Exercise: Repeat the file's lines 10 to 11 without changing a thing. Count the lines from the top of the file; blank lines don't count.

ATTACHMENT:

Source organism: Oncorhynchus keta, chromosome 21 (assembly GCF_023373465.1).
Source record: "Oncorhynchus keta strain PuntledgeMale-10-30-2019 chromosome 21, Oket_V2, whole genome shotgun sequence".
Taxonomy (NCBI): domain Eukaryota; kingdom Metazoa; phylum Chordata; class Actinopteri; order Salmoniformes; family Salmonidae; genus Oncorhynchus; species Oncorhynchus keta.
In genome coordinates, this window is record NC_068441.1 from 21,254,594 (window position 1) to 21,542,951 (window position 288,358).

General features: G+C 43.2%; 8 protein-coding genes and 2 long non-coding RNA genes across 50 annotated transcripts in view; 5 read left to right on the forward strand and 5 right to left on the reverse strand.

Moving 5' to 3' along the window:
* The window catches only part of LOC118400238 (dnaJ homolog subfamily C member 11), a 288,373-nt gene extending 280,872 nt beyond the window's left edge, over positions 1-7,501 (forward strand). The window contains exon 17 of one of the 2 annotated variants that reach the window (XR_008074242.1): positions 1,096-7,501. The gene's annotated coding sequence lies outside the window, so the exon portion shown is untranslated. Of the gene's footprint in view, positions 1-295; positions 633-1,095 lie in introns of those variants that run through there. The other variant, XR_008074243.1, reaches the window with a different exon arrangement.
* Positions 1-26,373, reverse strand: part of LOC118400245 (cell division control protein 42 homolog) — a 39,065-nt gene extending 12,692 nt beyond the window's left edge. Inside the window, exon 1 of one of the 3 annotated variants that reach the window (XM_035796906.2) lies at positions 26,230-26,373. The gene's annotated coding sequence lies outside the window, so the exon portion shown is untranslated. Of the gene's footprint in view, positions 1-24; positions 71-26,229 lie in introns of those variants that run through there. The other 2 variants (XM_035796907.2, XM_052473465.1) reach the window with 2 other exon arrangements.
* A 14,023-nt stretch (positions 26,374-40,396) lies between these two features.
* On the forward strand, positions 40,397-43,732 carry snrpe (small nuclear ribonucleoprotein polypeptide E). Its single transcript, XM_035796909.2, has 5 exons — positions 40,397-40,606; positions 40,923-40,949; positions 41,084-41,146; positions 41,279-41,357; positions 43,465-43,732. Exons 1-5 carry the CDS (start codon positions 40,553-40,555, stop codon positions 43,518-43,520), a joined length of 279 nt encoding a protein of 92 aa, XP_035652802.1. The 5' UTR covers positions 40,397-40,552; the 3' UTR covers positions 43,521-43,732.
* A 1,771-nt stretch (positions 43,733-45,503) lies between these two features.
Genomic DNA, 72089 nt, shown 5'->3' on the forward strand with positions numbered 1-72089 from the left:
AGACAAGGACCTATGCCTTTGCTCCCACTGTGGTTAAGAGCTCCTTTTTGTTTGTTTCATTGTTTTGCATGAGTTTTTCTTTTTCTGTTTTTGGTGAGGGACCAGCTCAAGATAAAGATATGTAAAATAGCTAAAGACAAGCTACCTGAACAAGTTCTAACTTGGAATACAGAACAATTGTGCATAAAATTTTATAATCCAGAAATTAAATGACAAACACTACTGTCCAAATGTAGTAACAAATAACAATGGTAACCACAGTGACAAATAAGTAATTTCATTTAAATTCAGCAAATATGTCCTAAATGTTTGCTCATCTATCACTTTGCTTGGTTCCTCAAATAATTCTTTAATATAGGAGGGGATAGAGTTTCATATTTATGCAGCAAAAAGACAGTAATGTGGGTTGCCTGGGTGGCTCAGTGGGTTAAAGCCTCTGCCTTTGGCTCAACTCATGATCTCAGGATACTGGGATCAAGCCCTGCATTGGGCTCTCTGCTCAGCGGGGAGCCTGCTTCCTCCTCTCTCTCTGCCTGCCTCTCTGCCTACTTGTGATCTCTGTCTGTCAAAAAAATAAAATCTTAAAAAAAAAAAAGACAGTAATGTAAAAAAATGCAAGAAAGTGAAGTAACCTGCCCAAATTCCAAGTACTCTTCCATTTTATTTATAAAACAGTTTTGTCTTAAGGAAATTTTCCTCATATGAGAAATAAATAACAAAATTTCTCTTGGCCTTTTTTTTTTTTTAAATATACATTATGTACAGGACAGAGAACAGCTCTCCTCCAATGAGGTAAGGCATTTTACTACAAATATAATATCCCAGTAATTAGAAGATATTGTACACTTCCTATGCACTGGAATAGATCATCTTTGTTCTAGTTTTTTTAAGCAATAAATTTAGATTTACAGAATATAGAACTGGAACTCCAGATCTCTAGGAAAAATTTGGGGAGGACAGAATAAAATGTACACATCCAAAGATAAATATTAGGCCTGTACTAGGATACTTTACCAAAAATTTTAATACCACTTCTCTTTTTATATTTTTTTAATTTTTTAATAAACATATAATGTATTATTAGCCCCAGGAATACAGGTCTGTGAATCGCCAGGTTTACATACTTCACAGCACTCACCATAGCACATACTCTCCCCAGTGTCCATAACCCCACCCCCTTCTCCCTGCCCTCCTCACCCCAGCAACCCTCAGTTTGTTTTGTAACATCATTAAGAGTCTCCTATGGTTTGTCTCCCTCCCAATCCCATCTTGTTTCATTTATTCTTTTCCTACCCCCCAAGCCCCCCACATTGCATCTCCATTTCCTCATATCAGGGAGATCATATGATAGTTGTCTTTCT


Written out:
* On the forward strand, positions 40,397-43,732 carry snrpe (small nuclear ribonucleoprotein polypeptide E). Its single transcript, XM_035796909.2, has 5 exons — positions 40,397-40,606; positions 40,923-40,949; positions 41,084-41,146; positions 41,279-41,357; positions 43,465-43,732. Exons 1-5 carry the CDS (start codon positions 40,553-40,555, stop codon positions 43,518-43,520), a joined length of 279 nt encoding a protein of 92 aa, XP_035652802.1. The 5' UTR covers positions 40,397-40,552; the 3' UTR covers positions 43,521-43,732.
* A 1,771-nt stretch (positions 43,733-45,503) lies between these two features.